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Blaise Pascal

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Nothing is so important to man as his own state, nothing is so formidable to him as eternity; and thus it is not natural that there should be men indifferent to the loss of their existence, and to the perils of everlasting suffering. They are quite different with regard to all other things. They are afraid of mere trifles; they foresee them; they feel them. And this same man who spends so many days and nights in rage and despair for the loss of office, or for some imaginary insult to his honor, is the very one who knows without anxiety and without emotion that he will lose all by death. It is a monstrous thing to see in the same heart and at the same time this sensibility to trifles and this strange insensibility to the greatest objects. It is an incomprehensible enchantment, and a supernatural slumber, which indicates as its cause an all-powerful force. 194

Blaise Pascal

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The sensibility of man to trifles, and his insensibility to great things, indicates a strange inversion. 198

Blaise Pascal

Campbell: Eternity isn't some later time. Eternity isn't a long time. Eternity has nothing to do with time. Eternity is that dimension of here and now which thinking and time cuts out. This is it. And if you don't get it here, you won't get it anywhere. And the experience of eternity right here and now is the function of life. There's a wonderful formula that the Buddhists have for the Bodhisattva, the one whose being (sattva) is illumination (bodhi), who realizes his identity with eternity and at the same time his participation in time. And the attitude is not to withdraw from the world when you realize how horrible it is, but to realize that this horror is simply the foreground of a wonder and to come back and participate in it. "All life is sorrowful" is the first Buddhist saying, and it is. It wouldn't be life if there were not temporality involved which is sorrow. Loss, loss, loss.
Moyers: That's a pessimistic note.
Campbell: Well, you have to say yes to it, you have to say it's great this way. It's the way God intended it.

Joseph Campbell

It is the mark of great people to treat trifles as trifles and important matters as important.

Doris Lessing

I shall suggest in a few words the danger that faces a person in the moment of despair, the reef on which he can be stranded and utterly shipwrecked. The Bible says: For what would it profit a person if he gained the whole world but damaged his own soul; what would he have in return? Scripture does not state the antithesis to this, but it is implicit in the sentence. The antitheses would read something like this: What damage would there be to a person if he lost the whole world and yet did not damage his soul; what would he need in return? There are expressions that in themselves seem simple and yet fill the soul with a strange anxiety, because they almost become more obscure the more one thinks about them. In the religious sphere, the phrase “sin against the Holy Spirit” is such an expression. I do not know whether theologians are able to give a definite explanation of it, but then I am only a layman. But the phrase “to damage one’s soul” is an esthetic expression, and the person who thinks he has an ethical life-view must also think he is able to explain it. We often hear the words used, and yet anyone who wants to understand them must have experienced the deep movements of his soul-indeed, he must have despaired, for it is actually the movements of despair that are described here: on the one side the whole world, on the other side one’s own soul. You will readily perceive, if we pursue this expression, that we arrive at the same abstract definition of “soul” at which we arrived earlier in the definition of the word “self” in the psychological consideration of wishing, without, however, wanting to become someone else. In other words, if I can gain the whole world and yet damage my soul, the phrase “the whole world” must include all the finite things that I possess in my immediacy. Then my soul proves to be indifferent to these things. If I can lose the whole world without damaging my soul, the phrase “the whole world” again includes all the finite qualifications that I possess in my immediacy, and yet if my soul is undamaged it is consequently indifferent toward them. I can lose my wealth, my honor in the eyes of others, my intellectual capacity; and yet not damage my soul: I can gain it all and yet be damaged. What, then, is my soul? What is this innermost being of mine that is undismayed by this loss and suffers damage by this gain?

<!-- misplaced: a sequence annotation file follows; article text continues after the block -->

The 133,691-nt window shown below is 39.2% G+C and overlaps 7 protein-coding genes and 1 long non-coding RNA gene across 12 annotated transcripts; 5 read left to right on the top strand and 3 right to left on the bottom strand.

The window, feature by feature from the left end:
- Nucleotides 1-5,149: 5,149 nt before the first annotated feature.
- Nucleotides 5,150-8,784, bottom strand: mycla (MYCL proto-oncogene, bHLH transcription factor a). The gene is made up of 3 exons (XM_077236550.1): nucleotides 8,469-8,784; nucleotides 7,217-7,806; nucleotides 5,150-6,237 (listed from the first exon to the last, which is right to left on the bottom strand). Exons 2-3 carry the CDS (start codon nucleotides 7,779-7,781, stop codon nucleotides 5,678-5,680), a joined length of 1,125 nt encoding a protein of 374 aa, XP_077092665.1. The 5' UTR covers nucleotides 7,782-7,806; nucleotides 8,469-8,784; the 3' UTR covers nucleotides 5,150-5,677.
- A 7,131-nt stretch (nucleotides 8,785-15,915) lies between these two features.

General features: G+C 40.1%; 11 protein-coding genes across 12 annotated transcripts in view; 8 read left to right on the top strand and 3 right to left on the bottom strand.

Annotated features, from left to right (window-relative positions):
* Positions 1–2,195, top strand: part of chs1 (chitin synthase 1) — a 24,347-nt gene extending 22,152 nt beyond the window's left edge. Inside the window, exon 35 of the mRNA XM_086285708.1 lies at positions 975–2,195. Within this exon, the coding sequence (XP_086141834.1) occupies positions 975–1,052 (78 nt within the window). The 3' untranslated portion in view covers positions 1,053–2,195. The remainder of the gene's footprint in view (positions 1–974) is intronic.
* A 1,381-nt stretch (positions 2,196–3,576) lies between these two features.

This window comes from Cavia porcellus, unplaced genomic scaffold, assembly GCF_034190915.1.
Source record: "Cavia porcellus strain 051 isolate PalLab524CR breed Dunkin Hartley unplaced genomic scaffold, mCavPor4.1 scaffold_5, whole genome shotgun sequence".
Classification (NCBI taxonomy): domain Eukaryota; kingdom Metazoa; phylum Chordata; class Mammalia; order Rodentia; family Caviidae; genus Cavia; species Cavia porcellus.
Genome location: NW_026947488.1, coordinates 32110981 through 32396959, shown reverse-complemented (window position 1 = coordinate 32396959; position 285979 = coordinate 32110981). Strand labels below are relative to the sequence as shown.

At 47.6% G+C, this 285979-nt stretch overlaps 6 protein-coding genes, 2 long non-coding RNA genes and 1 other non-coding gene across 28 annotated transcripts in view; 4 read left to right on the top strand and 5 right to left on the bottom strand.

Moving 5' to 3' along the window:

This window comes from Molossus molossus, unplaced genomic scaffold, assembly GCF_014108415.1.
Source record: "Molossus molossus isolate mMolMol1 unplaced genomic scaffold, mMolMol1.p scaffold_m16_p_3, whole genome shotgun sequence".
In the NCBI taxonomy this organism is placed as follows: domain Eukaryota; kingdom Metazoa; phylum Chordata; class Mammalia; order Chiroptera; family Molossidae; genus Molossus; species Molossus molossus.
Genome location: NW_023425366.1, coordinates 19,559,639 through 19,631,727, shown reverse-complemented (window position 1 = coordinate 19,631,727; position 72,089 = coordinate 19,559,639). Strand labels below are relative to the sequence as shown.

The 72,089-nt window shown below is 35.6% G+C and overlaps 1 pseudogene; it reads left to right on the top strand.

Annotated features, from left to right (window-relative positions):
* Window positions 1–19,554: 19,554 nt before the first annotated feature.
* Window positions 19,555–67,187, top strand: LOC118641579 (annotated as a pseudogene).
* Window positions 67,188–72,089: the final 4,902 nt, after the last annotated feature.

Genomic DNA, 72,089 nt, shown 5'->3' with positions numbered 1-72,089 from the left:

Soren Aabye Kierkegaard

This I have seen in life—those who are overcautious about themselves fall into dangers at every step; those who are afraid of losing honor and respect, get only disgrace; and those who are always afraid of loss, always lose.

Swami Vivekananda
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